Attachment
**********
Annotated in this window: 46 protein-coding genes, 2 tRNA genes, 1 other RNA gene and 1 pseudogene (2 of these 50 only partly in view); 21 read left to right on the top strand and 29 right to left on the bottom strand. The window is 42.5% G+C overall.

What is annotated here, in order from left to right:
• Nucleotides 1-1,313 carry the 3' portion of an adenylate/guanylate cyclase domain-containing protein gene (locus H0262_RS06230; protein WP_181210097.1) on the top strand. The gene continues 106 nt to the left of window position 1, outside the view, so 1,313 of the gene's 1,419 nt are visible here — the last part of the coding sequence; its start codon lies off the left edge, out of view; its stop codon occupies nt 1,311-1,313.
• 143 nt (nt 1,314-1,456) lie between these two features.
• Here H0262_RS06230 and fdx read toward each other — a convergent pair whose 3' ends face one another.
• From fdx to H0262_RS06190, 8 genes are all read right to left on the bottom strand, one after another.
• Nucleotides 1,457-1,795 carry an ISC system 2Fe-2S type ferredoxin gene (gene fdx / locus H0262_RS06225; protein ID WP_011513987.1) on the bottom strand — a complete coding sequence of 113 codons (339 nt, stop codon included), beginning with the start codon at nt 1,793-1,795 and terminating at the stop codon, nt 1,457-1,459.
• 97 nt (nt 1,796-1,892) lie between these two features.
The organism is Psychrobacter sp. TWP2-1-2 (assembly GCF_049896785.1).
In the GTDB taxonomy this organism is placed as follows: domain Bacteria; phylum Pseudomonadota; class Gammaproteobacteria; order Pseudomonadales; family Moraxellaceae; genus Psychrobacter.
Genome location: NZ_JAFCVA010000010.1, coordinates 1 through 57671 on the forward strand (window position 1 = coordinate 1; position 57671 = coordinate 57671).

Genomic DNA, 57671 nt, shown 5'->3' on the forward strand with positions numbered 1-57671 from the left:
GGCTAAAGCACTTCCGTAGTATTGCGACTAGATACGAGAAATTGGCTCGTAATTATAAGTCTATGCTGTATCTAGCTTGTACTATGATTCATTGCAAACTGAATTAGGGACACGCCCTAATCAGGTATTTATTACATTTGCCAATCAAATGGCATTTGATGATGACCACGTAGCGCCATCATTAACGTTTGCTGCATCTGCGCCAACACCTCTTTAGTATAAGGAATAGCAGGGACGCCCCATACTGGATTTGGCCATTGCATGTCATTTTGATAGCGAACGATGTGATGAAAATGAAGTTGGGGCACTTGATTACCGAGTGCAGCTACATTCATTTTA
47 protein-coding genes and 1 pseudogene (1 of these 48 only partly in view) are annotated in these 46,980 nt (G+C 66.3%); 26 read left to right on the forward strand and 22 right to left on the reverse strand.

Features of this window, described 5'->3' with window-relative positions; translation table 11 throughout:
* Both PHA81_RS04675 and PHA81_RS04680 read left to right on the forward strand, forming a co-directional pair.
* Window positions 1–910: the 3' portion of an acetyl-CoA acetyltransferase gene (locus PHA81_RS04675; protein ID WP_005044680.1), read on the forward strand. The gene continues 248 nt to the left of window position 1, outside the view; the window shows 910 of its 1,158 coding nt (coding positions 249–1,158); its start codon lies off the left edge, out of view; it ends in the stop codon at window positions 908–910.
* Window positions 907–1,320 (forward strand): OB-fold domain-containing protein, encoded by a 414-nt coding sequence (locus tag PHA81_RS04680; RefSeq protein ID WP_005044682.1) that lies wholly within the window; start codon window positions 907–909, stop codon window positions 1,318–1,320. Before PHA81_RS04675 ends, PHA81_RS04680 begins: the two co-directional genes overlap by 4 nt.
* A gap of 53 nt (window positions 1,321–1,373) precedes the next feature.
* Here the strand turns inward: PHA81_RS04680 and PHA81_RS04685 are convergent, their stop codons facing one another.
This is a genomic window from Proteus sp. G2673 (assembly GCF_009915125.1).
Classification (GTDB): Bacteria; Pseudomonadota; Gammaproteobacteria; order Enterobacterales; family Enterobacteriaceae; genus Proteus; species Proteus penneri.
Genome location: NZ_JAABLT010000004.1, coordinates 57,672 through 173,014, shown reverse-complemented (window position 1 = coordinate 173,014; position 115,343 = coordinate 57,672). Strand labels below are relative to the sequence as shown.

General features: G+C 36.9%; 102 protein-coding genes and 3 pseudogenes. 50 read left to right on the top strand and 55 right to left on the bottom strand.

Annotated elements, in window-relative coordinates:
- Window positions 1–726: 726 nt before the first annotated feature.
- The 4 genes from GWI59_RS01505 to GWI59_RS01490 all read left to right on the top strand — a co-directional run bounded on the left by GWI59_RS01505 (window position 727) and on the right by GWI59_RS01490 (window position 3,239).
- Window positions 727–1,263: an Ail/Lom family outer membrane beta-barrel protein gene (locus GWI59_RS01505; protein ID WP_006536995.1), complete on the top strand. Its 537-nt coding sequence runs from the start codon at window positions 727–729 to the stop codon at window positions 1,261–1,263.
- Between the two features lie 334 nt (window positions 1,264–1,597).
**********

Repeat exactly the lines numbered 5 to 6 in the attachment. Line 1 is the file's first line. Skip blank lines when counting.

• Here H0262_RS06230 and fdx read toward each other — a convergent pair whose 3' ends face one another.
• From fdx to H0262_RS06190, 8 genes are all read right to left on the bottom strand, one after another.